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The Magic Cape
by [?]

“Say, Becky,” one of the little girls in her class asked her, “don’t you never put yourself on mit underwear nor underclothes? Ain’t you scared you should to get cold in your bones? My mamma, she puts me on mit all from wool underwear–costs twenty-seven cents a suit by Grand Street–and I puts them on when the school opens, and I don’t takes them off to the fourth of July.”

“Oh,” retorted Becky, with more truth than she knew, “it ain’t so awful healthy you should make like that. My mamma says it is healthy for me the wind shall come on my skin. She says sooner no wind comes outside of your skin, no blood could go inside of your skin. And don’t you know how teacher says what somebody what ain’t got blood going in them is dead ones?”

“Und you likes,” marvelled her friend, “you likes the wind shall blow on you?”

“Sure,” lied Becky, with a shiver, and she certainly had her wish.

But these appearances were only kept up for the eyes of the common herd. In the sanctuary of Teacher’s confidence she was more unreserved, and whenever she could secure that young lady’s kind ear, she bombarded it with gratitude and with reports of the impression made in the neighborhood of her one-roomed home by the shining splendor of that precious gift.

“Sooner I comes on mine house,” she reported, “sooner all the ladies opens the doors and rubbers on mine cape. Sooner I walks by my block all the children wants I shall let them wear it. Only I won’t let nobody wear it the while it is a present off of you.”

“That’s very nice of you,” smiled Miss Bailey, not surprised at this new delicacy of feeling in so small and unfortunate and sorely tried a heart. “Very nice of you indeed.”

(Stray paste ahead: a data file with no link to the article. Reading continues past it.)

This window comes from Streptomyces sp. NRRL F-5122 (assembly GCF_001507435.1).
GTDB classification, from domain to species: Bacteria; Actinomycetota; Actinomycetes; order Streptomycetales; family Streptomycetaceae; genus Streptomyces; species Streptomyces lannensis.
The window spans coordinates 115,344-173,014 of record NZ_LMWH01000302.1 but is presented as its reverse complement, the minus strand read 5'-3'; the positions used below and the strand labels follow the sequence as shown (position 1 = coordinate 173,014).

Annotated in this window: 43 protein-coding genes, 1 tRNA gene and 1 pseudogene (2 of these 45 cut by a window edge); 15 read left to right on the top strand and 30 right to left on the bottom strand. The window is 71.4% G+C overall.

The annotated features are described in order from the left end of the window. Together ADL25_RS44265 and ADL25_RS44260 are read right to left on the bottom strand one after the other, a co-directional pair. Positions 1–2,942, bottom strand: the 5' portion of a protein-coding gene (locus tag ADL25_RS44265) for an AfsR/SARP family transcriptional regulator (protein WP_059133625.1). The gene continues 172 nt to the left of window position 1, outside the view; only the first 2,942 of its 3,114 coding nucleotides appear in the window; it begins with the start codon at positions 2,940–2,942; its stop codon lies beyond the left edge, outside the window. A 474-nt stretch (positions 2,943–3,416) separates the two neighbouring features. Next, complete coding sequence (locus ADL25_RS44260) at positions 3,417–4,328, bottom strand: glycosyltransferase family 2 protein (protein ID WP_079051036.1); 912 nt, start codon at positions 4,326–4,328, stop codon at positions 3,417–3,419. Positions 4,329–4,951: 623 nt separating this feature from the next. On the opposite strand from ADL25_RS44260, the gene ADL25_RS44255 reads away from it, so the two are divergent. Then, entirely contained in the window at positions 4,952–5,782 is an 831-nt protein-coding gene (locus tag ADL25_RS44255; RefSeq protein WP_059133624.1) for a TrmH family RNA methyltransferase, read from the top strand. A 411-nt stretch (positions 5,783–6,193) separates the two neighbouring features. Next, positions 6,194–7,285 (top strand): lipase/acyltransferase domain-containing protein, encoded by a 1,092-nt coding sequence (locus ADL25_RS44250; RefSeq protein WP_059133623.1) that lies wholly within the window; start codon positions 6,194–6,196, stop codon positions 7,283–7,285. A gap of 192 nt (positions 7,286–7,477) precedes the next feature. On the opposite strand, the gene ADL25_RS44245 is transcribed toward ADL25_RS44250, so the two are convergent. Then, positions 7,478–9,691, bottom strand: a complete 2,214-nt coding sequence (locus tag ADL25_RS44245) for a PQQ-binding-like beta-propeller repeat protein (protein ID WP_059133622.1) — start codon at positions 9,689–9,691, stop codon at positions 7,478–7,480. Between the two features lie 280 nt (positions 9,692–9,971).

“Sure I won’t let anybody wear it,” reiterated Becky, “not ‘out they pays me a penny for walkin’ up and down the block, and two cents for walkin’ all round the block mit mine stylish from-plush cape.”

“Of course not,” Teacher agreed, hastily adjusting herself to this standard of right dealing.

“No, ma’am,” said Becky. “I should never leave nobody have nothings what you gives me ‘out they pays me good. The lady of our floor, she goes on a dancing-ball over yesterday, and she wants I shall leave her put her on mit mine cape–she’s a awful little lady–only she don’t wants she shall pay me. Und so I ain’t let her take it, the while you gives it to me, and I am loving much mit you.”

A teacher who gains the confidence of her small charges, even to a slight degree, is sure to be made familiar with their family history unto the third or fourth generation. And so Teacher knew that the poverty of Becky’s home life was embittered and made even harder to bear by the contrasting elegance of an aunt, who lived, amid rank and fashion, in the “tony” purlieus of Cherry Street. Her abode consisted, according to her smarting small relative, of “a room and a closet,” a lavish and extravagant area for a household as small as hers.

“Why,” Becky informed Miss Bailey, with upturned palms, upscrewed shoulders, and upturned eyes, “my aunt, she ain’t got only five children and three boarders!”

It had been the habit of this rich and fashionable dame to pay visits of state and ceremony to her less fortunate sister-in-law, whose abode differed from hers only by the subtraction of the room. There, in the chaste consciousness of an incredible wig and an impenetrable shawl, she would monopolize many hundreds of cubic feet of space and air; indulge in conversations of the elegant and fashionable kind, which, so Becky reported to her teacher, “makes the tears in my mamma’s eyes, and gives my papa shamed feelings,” and caused an epidemic of ill-temper, with resulting slaps and kicks and yelling among her nephews and nieces.